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Oldsmar candidates make their last rounds

City Council candidates Janice Miller and Tony Ringelspaugh have spent the last few days trying to corral every vote possible.

"I went over every neighborhood that I thought I hadn't covered well enough," said a leg-weary Miller, 60. "I did about as much as I could physically do."

Ringelspaugh, 34, took time off from his job as a data engineer to spend Monday going door to door in Emerald Bay. "I'm off for the rest of the week," he said. "I'm out there."

Today the waiting begins as Oldsmar voters elect a new representative for City Council Seat 3, David Tilki's seat.

Jim Ronecker, the manager of On Demand Printing, automatically won Seat 1 when incumbent Brian Michaels decided not to run for re-election and no one else filed to run.

City Clerk Lisa Lene predicted a 10 percent to 15 percent turnout today, primarily because the election is the only thing on the ballot. In 2001, 24.2 percent of the city's voters cast ballots. Turnout was 14.6 percent in 1998 and 21.1 percent in 2000.

There are 7,196 registered voters in Oldsmar, according to the Pinellas County supervisor of elections.

"There's only that one seat, and that's really the only thing you're going to vote for," said former Mayor Jeff Sandler. "The candidate who wins is the one who is going to get supporters out."

Miller said she had decided to run because she wanted voters to have a choice.

Ringelspaugh said he was running because he thought he "can be a big contribution to the city of Oldsmar."

The campaign has been fairly quiet and has consisted largely of door-to-door campaigning. Only one public candidate forum was held.

"It's been a very subdued campaign, which I think is the result of really having one contested seat," Sandler said. "Both candidates have strong backing from different people and different areas."

Miller, who lives at 309 Exeter St., has been a harsh critic of the city's downtown redevelopment plan.

Ringelspaugh lives at 1908 Cutty Bay Court in Bayside Meadows. His platform is reclaimed water for every citizen and reduced traffic on Tampa Road.

"We got pretty much a clear-cut choice," said Jerry Provenzano, a former mayor and council member. "Neither one of them has elected official experience. But I don't have a clue (about who will win). There's no burning issue here that I've seen."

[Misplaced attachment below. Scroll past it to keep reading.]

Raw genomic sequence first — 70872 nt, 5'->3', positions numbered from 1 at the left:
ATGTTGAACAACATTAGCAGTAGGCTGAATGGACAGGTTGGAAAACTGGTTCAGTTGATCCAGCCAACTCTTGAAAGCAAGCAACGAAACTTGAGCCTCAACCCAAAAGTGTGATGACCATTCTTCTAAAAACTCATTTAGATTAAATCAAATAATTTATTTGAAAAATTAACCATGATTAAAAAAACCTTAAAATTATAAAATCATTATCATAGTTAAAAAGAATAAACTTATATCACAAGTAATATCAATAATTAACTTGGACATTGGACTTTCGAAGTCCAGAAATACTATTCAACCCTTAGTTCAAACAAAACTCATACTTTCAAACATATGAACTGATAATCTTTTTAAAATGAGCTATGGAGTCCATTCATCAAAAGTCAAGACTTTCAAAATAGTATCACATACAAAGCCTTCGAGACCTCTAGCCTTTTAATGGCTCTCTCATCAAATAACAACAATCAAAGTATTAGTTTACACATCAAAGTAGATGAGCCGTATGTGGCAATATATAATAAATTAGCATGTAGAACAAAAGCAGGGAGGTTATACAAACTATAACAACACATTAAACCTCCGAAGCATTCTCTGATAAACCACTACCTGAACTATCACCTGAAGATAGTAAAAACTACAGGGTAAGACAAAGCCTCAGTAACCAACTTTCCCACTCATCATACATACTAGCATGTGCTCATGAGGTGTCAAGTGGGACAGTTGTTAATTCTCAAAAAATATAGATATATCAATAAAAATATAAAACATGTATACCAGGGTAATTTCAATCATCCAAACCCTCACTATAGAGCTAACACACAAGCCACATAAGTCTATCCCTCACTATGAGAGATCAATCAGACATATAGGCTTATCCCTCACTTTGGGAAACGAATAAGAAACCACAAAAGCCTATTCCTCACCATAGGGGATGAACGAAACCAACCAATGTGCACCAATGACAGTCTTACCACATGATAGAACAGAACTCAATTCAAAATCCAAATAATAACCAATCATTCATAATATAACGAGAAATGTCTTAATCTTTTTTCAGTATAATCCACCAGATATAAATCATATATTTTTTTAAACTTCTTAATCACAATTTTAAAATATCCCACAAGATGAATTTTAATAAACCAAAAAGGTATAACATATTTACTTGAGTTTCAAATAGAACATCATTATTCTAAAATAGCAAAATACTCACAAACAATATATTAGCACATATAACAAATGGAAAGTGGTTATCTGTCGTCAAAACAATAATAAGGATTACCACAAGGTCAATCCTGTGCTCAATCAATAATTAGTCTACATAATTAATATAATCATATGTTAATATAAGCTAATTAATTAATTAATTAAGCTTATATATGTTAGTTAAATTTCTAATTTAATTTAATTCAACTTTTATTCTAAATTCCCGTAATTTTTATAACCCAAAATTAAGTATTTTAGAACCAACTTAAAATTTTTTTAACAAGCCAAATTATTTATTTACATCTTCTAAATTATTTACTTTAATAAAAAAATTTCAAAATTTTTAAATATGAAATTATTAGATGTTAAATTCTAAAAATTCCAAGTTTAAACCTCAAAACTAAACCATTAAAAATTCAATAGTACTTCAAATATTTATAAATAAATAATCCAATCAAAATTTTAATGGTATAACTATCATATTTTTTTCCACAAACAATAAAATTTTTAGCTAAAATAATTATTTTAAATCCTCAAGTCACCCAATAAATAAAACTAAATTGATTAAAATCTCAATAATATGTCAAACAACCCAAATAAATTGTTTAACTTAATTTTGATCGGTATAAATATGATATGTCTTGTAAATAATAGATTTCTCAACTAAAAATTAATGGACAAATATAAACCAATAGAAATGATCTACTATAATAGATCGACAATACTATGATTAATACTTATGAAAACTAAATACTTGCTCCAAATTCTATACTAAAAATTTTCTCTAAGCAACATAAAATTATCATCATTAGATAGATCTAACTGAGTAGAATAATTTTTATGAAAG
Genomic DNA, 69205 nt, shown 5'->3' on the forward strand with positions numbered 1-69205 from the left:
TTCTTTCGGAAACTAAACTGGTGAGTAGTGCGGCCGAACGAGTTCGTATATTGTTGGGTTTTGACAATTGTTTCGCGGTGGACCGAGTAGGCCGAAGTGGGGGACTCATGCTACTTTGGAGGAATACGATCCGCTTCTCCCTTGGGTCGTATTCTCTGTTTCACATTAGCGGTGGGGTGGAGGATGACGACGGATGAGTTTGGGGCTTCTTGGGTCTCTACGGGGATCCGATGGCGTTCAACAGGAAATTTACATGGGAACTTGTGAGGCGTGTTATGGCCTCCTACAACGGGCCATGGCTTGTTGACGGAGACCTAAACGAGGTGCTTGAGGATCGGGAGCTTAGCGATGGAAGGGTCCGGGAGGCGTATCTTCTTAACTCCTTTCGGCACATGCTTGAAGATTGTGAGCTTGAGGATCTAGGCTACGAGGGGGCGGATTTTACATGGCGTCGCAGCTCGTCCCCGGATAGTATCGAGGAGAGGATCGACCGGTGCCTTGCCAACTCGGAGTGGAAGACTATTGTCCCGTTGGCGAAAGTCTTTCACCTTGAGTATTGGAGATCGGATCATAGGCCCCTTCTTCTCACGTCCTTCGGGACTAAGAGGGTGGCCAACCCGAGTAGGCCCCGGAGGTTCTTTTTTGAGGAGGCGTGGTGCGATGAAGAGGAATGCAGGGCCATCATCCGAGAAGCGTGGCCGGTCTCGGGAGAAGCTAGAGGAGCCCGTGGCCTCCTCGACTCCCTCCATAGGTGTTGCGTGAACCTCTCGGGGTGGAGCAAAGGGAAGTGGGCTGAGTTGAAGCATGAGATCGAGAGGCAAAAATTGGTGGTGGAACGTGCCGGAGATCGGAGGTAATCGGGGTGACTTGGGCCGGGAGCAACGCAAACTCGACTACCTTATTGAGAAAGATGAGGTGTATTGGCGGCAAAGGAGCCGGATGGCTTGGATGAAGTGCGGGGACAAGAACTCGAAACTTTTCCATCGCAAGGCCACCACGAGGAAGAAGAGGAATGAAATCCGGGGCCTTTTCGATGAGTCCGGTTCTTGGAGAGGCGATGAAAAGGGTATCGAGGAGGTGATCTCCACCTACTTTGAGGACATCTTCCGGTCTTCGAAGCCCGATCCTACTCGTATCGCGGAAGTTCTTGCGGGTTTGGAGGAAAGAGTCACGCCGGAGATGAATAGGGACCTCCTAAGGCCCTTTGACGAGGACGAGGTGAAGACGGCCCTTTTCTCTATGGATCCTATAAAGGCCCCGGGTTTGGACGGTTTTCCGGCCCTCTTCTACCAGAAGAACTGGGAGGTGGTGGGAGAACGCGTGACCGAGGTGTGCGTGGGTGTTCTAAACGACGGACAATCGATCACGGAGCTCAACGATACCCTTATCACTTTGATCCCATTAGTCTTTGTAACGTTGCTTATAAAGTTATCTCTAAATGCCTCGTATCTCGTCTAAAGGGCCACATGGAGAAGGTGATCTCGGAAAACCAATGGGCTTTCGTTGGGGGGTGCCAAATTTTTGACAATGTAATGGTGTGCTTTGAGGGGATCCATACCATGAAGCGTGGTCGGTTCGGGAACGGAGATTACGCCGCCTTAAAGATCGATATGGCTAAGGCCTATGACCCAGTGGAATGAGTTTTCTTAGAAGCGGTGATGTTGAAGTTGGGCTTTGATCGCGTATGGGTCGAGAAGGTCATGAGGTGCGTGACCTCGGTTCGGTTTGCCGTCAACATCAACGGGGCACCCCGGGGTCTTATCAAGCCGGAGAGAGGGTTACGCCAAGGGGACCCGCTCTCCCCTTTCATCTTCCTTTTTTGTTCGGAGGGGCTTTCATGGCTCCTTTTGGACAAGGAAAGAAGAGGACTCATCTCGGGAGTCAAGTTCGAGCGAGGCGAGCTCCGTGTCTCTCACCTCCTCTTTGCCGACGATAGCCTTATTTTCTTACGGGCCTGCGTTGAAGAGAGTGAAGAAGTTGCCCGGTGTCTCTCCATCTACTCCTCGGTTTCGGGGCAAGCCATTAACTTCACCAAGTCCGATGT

Both candidates said Monday that they felt good about their chances.

"I just hope they make an informed choice," Miller said.

"I'm not saying I've won it," Ringelspaugh said. "But I'm saying I feel confident, and I will believe it tomorrow night."

Polls are open from 7 a.m. to 7 p.m. The city's three polling places are:

+ Oldsmar Fire Station, 225 Pine Ave., precincts 629 and 647.

+ Oldsmar City Council Chambers, 100 State St. W., precinct 630.

+ Gull Aire Village Clubhouse, 151B Gull Aire Blvd., precincts 626 and 631.

_ Megan Scott can be reached at (727) 445-4183 or mscottsptimes.com.

The job

Council members pass ordinances, adopt resolutions and appoint the city's charter officials: the city manager, city clerk and city attorney. They serve three-year terms and are paid $600 a month.

The candidates

Janice Miller, 60, is a former horse trainer who moved to Oldsmar 33 years ago for horse racing seasons at Tampa Bay Downs. She is a semiretired real estate agent. Miller has served on the Oldsmar Planning Board for six years. She is married and has one son. Assets: home. Liabilities: mortgage. Source of income: real estate business.

Tony Ringelspaugh, 34, is a data engineer for AG Communications. An Oldsmar resident for 13 years, he volunteered for eight years at Oldsmar Elementary School and has been active in the Oldsmar Falcons Youth Football League. He is married with two children. Assets: home. Liabilities: mortgage. Source of income: AG Communications.

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